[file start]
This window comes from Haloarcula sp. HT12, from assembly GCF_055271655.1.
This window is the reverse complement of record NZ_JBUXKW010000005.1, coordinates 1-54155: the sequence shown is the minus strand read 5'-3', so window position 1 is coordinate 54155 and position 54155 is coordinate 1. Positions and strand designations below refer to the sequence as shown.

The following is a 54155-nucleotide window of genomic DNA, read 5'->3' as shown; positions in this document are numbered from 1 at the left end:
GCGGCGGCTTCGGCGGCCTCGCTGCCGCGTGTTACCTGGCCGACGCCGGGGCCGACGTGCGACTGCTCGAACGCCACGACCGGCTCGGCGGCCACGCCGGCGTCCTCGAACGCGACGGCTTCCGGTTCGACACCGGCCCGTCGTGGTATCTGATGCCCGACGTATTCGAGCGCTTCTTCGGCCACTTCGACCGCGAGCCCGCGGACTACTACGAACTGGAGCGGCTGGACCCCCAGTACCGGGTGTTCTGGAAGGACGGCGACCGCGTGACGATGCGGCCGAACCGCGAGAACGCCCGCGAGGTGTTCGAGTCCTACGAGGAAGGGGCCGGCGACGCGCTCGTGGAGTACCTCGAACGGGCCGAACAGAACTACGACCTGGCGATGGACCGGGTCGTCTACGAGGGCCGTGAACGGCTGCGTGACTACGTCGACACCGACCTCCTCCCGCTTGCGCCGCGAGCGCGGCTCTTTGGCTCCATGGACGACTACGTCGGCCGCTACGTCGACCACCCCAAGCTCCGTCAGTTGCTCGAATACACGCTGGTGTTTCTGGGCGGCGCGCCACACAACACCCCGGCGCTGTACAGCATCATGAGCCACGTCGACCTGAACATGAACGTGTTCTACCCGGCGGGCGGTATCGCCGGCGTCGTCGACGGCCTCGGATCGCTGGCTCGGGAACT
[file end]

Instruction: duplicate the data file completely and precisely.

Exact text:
This window comes from Haloarcula sp. HT12, from assembly GCF_055271655.1.
This window is the reverse complement of record NZ_JBUXKW010000005.1, coordinates 1-54155: the sequence shown is the minus strand read 5'-3', so window position 1 is coordinate 54155 and position 54155 is coordinate 1. Positions and strand designations below refer to the sequence as shown.

The following is a 54155-nucleotide window of genomic DNA, read 5'->3' as shown; positions in this document are numbered from 1 at the left end:
GCGGCGGCTTCGGCGGCCTCGCTGCCGCGTGTTACCTGGCCGACGCCGGGGCCGACGTGCGACTGCTCGAACGCCACGACCGGCTCGGCGGCCACGCCGGCGTCCTCGAACGCGACGGCTTCCGGTTCGACACCGGCCCGTCGTGGTATCTGATGCCCGACGTATTCGAGCGCTTCTTCGGCCACTTCGACCGCGAGCCCGCGGACTACTACGAACTGGAGCGGCTGGACCCCCAGTACCGGGTGTTCTGGAAGGACGGCGACCGCGTGACGATGCGGCCGAACCGCGAGAACGCCCGCGAGGTGTTCGAGTCCTACGAGGAAGGGGCCGGCGACGCGCTCGTGGAGTACCTCGAACGGGCCGAACAGAACTACGACCTGGCGATGGACCGGGTCGTCTACGAGGGCCGTGAACGGCTGCGTGACTACGTCGACACCGACCTCCTCCCGCTTGCGCCGCGAGCGCGGCTCTTTGGCTCCATGGACGACTACGTCGGCCGCTACGTCGACCACCCCAAGCTCCGTCAGTTGCTCGAATACACGCTGGTGTTTCTGGGCGGCGCGCCACACAACACCCCGGCGCTGTACAGCATCATGAGCCACGTCGACCTGAACATGAACGTGTTCTACCCGGCGGGCGGTATCGCCGGCGTCGTCGACGGCCTCGGATCGCTGGCTCGGGAACT